Image of Moloch Displayed at Roman Colosseum

By Mark A. Kellner | Posted November 18, 2019

Visitors to the Colosseum in Rome—the ruins of an ancient sporting complex where “games” included the sacrifice of Christians as audiences looked on and cheered—now have a tangible reminder of the days when faith in the living God was a minority viewpoint.

Starting in September, and continuing through the first quarter of next year, a replica of the pagan god Moloch is stationed at the entrance to the Colosseum, an unavoidable symbol of a grim past. According to LifeSiteNews, a pro-life news website, “The statue of Moloch, worshipped by both the Canaanites and the Phoenicians, is part of an exhibit dedicated to Ancient Rome’s once-great rival, the city of Carthage. The large-scale exhibition, titled Carthago: The immortal myth, runs until March 29, 2020.”

According to an official news release about the exhibit, “A reconstruction of the terrible deity Moloch, linked to Phoenician and Carthaginian religions and featured in the 1914 film Cabiria, will be stationed at the entrance to the Colosseum to welcome visitors to the exhibition.”

What Was Moloch Worship?

“The Sight Was Horrifying!”

How “welcome” those visitors felt at the Colosseum, however, is subject to question: “We were so excited the day we decided to go to the Colosseum,” Alexandra Clark wrote to LifeSiteNews in an email about a visit she and her sister made. “But the moment we got there the sight that greeted us was horrifying! Standing guard over the entrance was the colossal pagan statue of Moloch. It was placed in that prime spot so that everyone that entered into the Colosseum had to pass it,” she added.

Historic locations such as the Colosseum are treasured by many religious tourists as they evoke images of the sacrifice early Christian pioneers made to defend their faith. Approximately in AD 110, Ignatius of Antioch, an early martyr, wrote of his soon-coming fate: “I shall willingly die for God, unless you hinder me. I beseech of you not to show an unseasonable good-will towards me. Allow me to become food for the wild beasts, through whose instrumentality it will be granted me to attain to God.”

Eusebius of Caesaria, an early church historian, reported that Ignatius was indeed killed by wild animals in a Roman amphitheater, though it cannot be said with certainty that Ignatius died in the Colosseum.

Who was this Moloch, and why does a figure of an ancient deity cause many to recoil? According to Wikipedia, Moloch “is the biblical name of a Canaanite god associated with child sacrifice, through fire or war.” Handing a child over to Moloch meant the immediate death of the infant and heartbreak for the parents; loud drums would be sounded to drown out the victim’s cries, historians record. Today, many associate the ancient sacrifices made to Moloch with the nearly five decades of legalized abortion in the United States, in which as many as 60 million babies were slaughtered.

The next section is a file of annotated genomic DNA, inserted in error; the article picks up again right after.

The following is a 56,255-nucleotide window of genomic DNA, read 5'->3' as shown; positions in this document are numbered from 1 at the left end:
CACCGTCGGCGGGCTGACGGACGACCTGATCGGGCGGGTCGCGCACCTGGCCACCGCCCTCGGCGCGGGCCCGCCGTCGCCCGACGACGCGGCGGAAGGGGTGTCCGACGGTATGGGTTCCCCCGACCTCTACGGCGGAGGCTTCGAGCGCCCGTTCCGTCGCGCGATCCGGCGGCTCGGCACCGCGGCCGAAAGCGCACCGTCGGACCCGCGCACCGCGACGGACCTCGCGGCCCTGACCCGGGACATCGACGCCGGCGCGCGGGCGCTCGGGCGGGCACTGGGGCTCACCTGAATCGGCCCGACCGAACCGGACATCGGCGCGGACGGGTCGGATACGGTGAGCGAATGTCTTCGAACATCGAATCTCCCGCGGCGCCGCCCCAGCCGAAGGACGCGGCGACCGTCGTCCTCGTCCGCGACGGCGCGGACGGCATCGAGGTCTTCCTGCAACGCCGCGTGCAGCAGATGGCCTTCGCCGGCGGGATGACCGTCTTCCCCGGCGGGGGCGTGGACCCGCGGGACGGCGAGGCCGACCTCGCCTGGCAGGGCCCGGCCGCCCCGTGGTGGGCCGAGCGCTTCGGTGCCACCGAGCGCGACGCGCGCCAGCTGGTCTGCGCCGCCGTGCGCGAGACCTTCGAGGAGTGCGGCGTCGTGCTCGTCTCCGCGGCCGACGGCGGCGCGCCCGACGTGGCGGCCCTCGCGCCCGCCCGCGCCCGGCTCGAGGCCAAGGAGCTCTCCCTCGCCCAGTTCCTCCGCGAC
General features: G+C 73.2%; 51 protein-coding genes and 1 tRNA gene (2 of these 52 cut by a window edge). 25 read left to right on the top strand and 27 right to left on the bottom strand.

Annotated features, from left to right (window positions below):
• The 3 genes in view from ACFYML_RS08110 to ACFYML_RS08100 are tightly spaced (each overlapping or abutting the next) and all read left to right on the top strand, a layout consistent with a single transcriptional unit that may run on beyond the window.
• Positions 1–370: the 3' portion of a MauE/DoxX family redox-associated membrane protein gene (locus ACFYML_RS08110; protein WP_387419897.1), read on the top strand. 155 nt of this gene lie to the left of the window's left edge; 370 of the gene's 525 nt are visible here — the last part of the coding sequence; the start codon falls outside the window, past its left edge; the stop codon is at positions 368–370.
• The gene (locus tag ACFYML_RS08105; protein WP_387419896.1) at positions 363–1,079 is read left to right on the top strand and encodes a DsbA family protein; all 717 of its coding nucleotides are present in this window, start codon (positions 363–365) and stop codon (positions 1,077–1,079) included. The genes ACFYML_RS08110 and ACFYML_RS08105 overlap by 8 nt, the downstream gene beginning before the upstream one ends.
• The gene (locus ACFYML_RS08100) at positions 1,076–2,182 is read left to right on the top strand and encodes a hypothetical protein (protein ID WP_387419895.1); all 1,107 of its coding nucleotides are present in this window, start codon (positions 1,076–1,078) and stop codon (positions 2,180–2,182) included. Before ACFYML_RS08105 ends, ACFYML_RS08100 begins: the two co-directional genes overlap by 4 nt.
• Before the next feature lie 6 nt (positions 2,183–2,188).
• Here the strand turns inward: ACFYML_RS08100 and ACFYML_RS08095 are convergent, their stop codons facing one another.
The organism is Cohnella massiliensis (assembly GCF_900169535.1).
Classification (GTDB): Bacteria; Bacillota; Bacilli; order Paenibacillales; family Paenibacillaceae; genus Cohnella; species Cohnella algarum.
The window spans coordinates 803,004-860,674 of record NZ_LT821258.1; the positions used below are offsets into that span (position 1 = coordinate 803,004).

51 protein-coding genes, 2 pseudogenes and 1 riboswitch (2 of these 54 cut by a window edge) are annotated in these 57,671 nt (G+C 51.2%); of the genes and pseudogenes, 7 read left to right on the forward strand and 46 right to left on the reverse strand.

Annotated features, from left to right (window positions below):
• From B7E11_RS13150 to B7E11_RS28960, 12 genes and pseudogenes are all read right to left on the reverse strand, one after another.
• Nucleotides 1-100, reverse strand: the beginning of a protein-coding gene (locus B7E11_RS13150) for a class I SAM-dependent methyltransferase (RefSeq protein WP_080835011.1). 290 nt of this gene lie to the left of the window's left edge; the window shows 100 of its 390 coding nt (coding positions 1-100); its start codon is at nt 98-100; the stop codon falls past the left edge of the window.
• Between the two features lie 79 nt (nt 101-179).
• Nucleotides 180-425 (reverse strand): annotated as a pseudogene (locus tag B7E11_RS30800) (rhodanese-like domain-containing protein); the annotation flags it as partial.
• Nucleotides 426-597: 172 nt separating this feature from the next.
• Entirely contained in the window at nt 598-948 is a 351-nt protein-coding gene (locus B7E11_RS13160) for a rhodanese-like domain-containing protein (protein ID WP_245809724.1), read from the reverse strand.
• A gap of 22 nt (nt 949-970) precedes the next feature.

Bible Condemns Idolatry

Moloch (also spelled “Molech”) is mentioned by name five times in Leviticus, the first being chapter 18 and verse 21: “And you shall not let any of your descendants pass through the fire to Molech, nor shall you profane the name of your God: I am the LORD.” The other four references—Leviticus 20:2–5—are equally proscriptive against God’s people having anything to do with Moloch.

And during his recapitulation of Israel’s spiritual history, minutes before his own martyrdom at the hands of the Pharisees, Stephen, in Acts 7:43 cites the Hebrews’ ancient embrace of the pagan idol: “You also took up the tabernacle of Moloch.” Such an action was a direct rebellion against God, the young Christ-follower emphasized. 


The first sin, it could be argued, involved getting people—Eve and then Adam—to doubt the Lord and believe in other “gods” who could not save them. Indeed, in Genesis 3:5, Satan promises Eve that she and her husband “will be like God, knowing good and evil” with the implication they won’t need the real God to run their lives. Humanity has lived with the tragic results of the choice our first parents made ever since.

But even the most paganized of people can find redemption in Christ. As Pastor Doug Batchelor noted in one Bible study, “Even amid the worst apostasy, the Lord was willing to forgive and heal His people.” This challenging message from the Bible’s books of Micah in the Old Testament and Revelation in the New Testament will help you understand the need to stay close to God as well as His offer of restoration when we repent.

Our free online Bible Study Guide “No Turning Back” will also help your relationship with God as you walk on the path toward heaven. It’s available right now!

Mark Kellner
Mark A. Kellner is a staff writer for Amazing Facts International. He is a veteran journalist whose work has been published in Religion News Service, The Washington Times, and numerous computer magazines.

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